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Chapter VIII.

Of Independentism and Donatism.

The title of our author’s book is, “Independency a Great Schism;” of this chapter, that it may be the better known what kind of schism it is, “Independentism is Donatism.” Men may give what title they please to their books and chapters, though perhaps few books make good their titles. I am sure this doth not as yet, “nisi accusâsse sufficiat.” Attempts of proof we have not as yet met withal; what this chapter will furnish us withal we shall now consider. He, indeed, that shall weigh the title, “Independentism is Donatism,” and then, casting his eye upon the first lines of the chapter itself, find that the reverend author says he cannot but “acknowledge what I plead for the vindication of Protestants from the charge of schism, in their separation from Rome, as the catholic church, to be rational, solid, and judicious,” will perhaps be at a loss in conjecturing how I am like to be dealt withal in the following discourse. A little patience will let him see that our author lays more weight upon the title than the preface of this chapter, and that, with all my fine trappings, I am enrolled in the black book of the Donatists; but, “Quod fors feret, feramus æquo animo;” or as another saith, “Debemus optare optima, cogitare difficillima, ferre quæcunque erunt.” As the case is fallen out, we must deal with it as we can. First, he saith, “he is not satisfied that he not only denies the church of Rome (so called) to be a particular church, p. 119 [p. 154], but also affirms it to be no church at all.” That he is not satisfied with what I affirm of that synagogue of Satan, where he hath his throne, I cannot help it, though I am sorry for it.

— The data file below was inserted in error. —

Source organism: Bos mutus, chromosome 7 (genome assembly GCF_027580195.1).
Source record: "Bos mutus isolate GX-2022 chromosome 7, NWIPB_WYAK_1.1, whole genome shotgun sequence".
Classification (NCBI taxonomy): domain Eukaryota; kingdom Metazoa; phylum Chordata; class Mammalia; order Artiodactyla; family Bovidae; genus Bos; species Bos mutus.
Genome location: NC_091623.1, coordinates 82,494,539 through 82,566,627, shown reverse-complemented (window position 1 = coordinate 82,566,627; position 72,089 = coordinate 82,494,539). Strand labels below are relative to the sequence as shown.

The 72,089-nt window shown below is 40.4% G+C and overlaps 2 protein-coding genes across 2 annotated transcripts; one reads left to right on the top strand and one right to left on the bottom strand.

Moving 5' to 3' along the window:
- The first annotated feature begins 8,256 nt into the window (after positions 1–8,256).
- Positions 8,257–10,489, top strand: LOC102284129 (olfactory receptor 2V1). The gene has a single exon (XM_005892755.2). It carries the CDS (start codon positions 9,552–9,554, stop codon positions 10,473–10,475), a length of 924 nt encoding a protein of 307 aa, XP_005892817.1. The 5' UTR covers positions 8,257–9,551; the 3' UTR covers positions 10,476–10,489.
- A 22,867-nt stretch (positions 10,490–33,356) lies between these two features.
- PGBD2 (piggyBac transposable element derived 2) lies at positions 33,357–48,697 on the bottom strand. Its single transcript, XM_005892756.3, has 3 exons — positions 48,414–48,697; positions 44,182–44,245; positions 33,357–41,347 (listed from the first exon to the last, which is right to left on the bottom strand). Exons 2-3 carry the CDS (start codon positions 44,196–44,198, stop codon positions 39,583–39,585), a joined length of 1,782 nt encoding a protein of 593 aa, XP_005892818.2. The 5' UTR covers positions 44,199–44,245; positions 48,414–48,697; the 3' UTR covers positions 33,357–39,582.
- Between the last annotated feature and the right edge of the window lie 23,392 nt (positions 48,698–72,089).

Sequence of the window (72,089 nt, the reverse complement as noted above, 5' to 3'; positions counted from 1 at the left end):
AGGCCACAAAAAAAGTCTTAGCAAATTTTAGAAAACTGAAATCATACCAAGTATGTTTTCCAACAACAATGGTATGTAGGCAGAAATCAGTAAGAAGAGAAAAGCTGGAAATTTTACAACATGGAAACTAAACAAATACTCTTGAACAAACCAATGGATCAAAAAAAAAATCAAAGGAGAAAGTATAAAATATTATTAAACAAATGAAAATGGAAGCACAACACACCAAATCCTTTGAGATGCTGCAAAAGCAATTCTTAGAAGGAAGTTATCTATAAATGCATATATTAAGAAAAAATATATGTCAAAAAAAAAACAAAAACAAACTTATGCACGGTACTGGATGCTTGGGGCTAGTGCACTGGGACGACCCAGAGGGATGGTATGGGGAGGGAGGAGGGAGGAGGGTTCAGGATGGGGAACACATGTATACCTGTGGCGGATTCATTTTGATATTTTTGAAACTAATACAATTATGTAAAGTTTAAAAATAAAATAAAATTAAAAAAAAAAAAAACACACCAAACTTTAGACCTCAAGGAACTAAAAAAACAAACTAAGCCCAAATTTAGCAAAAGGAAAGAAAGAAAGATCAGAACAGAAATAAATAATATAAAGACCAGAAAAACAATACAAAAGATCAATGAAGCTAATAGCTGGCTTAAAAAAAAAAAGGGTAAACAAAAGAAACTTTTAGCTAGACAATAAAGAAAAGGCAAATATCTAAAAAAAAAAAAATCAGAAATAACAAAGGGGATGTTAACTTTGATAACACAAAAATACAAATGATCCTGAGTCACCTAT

I am not, also, without some trouble that I cannot understand what he means by placing my words so as to intimate that I say not only that the church of Rome is no particular church, but also that it is no church at all; as though it might, in his judgment or mine, be any church, if it be not a particular church: for I verily suppose neither he nor I judge it to be that catholic church whereto it pretends. But yet, as I have no great reason to expect that this reverend author should be satisfied in any thing that I affirm, so I hope that it is not impossible but that, without any great difficulty, he may be reconciled to himself, affirming the very same thing that I do, p. 113 [p. 137]. It is of Rome in that sense wherein it claims itself to be 254a church that I speak: and in that sense he says it is no church of Christ’s institution; and so, for my part, I account it no church at all. But he adds, that he is “far more unsatisfied that I undertake the cause of the Donatists, and labour to exempt them from schism, though I allow them guilty of other crimes.” But do I indeed undertake the cause of the Donatists? do I plead for them? Will he manifest it by saying more against them in no more words than I have done? Do I labour to exempt them from schism? Are these the ways of peace, love, and truth, that the reverend author walks in? Do I not condemn all their practices and pretensions from the beginning to the end? Can I not speak of their cause in reference to the catholic church and its union, but it must be affirmed that I plead for them? But yet, as if righteousness and truth had been observed in this crimination, he undertakes, as of a thing granted, to give my grounds of doing what he affirms me to have done. “The first is,” as he says, “his singular notion of schism, limiting it only to differences in a particular assembly. Secondly, his jealousy of the charge of schism to be objected to himself and party, if separating from the true churches of Christ be truly called schism.” Ans. What may I expect from others, when so grave and reverend a person as this author is reported to be shall thus deal with me? Sir, I have no singular notion of schism, but embrace that which Paul hath long since declared; nor can you manifest any difference in my notion from what he hath delivered. Nor is that notion of schism at all under consideration in reference to what I affirm of the Donatists (who, in truth, were concerned in it, the most of them to the utmost), but the union of the church catholic and the breach thereof. Neither am I jealous or fearful of the charge of schism from any person living on the earth, and least of all from men proceeding in church affairs upon the principles you proceed on. Had you not been pleased to have supposed what you please, without the least ground, or colour, or reason, perhaps you would have as little satisfied yourself in the charge you have undertaken to manage against me, as you have done many good men, as the case now stands, even of your own judgment in other things.